Session Type: Abstract Submissions (ACR)
Background/Purpose: Our aim was to assess prospectively the clinical features and functional impact of inclusion body myositis (IBM), to identify reliable outcome measures for future trials and to identify prognostic factors of this condition.
Methods: Patients were classified with either probable or definite IBM, according to the Griggs’ criteria (Griggs RC, et al. Ann Neurol 1995;38:705-713) or with clinically defined IBM, according to the Medical Research Council criteria (Hilton-Jones D, et al. Neuromuscul Disord 2010;20:142-147). Clinical data, manual muscle testing (MMT), quantitative muscle testing (QMT) of quadriceps extensors with HUMAC Norm CSMi™ dynamometer and IBM functional rating scale (IBM-FRS) were collected according to a standardised protocol (IBM-Net) at baseline (n=51) and one-year follow-up (n=23, QMT performed in a subgroup of 13 patients). The responsiveness to change of MMT, QMT and IBM-FRS was assessed by calculating the standardized response mean (SRM). Cox-regression analysis was performed to estimate the effect of sex, age at disease onset and previous or current treatment with steroids or immunosuppressants on the time to using a walking stick. Time to using a walking stick was modelled using a Kaplan-Meier curve.
Results: Mean age at disease onset was 58 years (16% before the age of 50). Weakness of quadriceps and finger flexors with sparing of proximal upper limb muscles was the most common presentation. After a median time of 7 years of disease, 63% of patients had lost independent walking ability and needed assistive devices. Twenty-seven patients (53%) reported difficulties with swallowing. IBM was initially misdiagnosed in 50% of cases, the commonest misdiagnosis being polymyositis. MMT, IBM-FRS and quadriceps QMT significantly declined after one year (by 5.2%, 13.8% and 27.9% respectively). QMT of the quadriceps muscle (SRM=1.8) and IBM-FRS (SRM=1.3) were the most sensitive measures of disease progression. Disease onset after 55 years of age (HR=4.1; 95% CI=1.7, 9.8; p=0.001), but not sex or treatment, was predictive of a shorter time to requirement of a walking stick (figure). We detected no differences in disease presentation and progression between clinically and pathologically defined IBM patients.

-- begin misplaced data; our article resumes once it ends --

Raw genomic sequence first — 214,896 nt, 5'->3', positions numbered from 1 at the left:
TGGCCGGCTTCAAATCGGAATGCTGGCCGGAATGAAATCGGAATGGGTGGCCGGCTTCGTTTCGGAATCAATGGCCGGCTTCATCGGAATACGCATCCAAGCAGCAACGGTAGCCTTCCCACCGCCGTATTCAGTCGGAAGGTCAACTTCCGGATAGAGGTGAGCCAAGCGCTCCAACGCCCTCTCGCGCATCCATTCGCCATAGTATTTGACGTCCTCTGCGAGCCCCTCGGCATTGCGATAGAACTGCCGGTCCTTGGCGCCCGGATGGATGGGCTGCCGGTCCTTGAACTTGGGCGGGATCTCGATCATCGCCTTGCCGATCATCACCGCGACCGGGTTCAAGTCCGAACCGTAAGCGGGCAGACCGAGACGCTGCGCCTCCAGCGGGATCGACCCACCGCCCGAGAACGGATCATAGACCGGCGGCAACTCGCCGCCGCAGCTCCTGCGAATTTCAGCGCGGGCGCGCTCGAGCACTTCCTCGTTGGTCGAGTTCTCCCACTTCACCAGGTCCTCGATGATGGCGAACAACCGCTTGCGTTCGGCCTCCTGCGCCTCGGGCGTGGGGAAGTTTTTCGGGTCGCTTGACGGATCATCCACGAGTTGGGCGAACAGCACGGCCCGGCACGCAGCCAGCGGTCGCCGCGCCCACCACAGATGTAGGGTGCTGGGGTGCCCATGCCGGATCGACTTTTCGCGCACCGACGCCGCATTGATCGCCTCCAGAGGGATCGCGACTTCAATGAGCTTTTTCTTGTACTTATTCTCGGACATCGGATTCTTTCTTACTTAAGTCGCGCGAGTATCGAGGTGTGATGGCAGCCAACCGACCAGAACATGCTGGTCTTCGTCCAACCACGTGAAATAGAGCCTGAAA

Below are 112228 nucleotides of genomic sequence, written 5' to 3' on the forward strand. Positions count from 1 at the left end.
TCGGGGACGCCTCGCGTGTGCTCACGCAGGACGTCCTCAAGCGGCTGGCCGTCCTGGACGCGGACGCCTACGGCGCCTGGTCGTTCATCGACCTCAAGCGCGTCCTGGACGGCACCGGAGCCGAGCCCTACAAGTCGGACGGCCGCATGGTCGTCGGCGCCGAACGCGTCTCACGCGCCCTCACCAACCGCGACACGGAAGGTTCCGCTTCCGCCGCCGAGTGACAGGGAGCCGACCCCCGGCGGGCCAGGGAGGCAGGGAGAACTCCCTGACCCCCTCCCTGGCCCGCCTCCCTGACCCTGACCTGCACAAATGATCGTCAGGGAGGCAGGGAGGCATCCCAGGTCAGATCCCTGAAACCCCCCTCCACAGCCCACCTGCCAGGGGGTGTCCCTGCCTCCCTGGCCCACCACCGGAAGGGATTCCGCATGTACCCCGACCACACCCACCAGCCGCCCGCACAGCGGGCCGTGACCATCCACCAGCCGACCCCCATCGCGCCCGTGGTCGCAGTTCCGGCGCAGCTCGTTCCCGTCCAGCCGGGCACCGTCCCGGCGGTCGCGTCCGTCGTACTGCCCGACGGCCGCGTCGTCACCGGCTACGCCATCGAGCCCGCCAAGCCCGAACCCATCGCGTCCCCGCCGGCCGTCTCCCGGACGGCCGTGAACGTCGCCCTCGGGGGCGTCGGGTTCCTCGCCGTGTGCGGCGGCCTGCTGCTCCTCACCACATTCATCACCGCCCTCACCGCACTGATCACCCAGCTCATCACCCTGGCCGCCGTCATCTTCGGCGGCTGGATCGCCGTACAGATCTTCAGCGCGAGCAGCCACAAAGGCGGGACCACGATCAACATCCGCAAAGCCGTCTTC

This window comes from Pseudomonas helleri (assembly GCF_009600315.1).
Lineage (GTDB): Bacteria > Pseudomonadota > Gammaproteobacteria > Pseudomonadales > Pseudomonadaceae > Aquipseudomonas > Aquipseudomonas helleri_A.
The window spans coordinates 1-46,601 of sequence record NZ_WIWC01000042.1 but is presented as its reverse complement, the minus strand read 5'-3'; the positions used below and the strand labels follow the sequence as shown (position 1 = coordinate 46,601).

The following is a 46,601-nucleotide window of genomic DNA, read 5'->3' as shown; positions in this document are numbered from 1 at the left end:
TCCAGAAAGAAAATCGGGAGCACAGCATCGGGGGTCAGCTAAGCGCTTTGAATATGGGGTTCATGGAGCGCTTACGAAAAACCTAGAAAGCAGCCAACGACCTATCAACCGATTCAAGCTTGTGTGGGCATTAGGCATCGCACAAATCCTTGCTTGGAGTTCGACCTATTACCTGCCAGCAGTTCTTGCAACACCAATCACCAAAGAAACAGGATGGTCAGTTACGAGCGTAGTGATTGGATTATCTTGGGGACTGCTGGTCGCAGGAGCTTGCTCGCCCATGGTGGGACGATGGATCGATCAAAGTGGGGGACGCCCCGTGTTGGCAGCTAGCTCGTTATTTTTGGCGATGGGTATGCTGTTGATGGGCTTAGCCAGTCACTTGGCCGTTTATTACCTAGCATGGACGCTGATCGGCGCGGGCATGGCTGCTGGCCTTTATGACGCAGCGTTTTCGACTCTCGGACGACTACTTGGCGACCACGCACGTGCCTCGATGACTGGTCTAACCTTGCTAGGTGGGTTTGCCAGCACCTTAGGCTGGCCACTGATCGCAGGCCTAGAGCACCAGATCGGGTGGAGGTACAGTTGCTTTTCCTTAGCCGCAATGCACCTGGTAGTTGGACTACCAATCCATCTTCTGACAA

Conclusion: IBM is a disabling myopathy with prominent involvement of specific muscle groups, particularly quadriceps femoris and finger flexors, which are essential for activities of daily living. IBM is still probably an underrecognised and misdiagnosed disease. During one year follow-up, the responsiveness of QMT of quadriceps femoris and of IBM-FRS were greater than MMT, which makes the former two measures more sensitive markers of disease progression. Onset of the disease after 55 years of age was predictive of a shorter time to using a walking stick.
M. G. Hanna,
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ACR Meeting Abstracts - https://acrabstracts.org/abstract/the-natural-history-of-sporadic-inclusion-body-myositis-an-observational-longitudinal-study/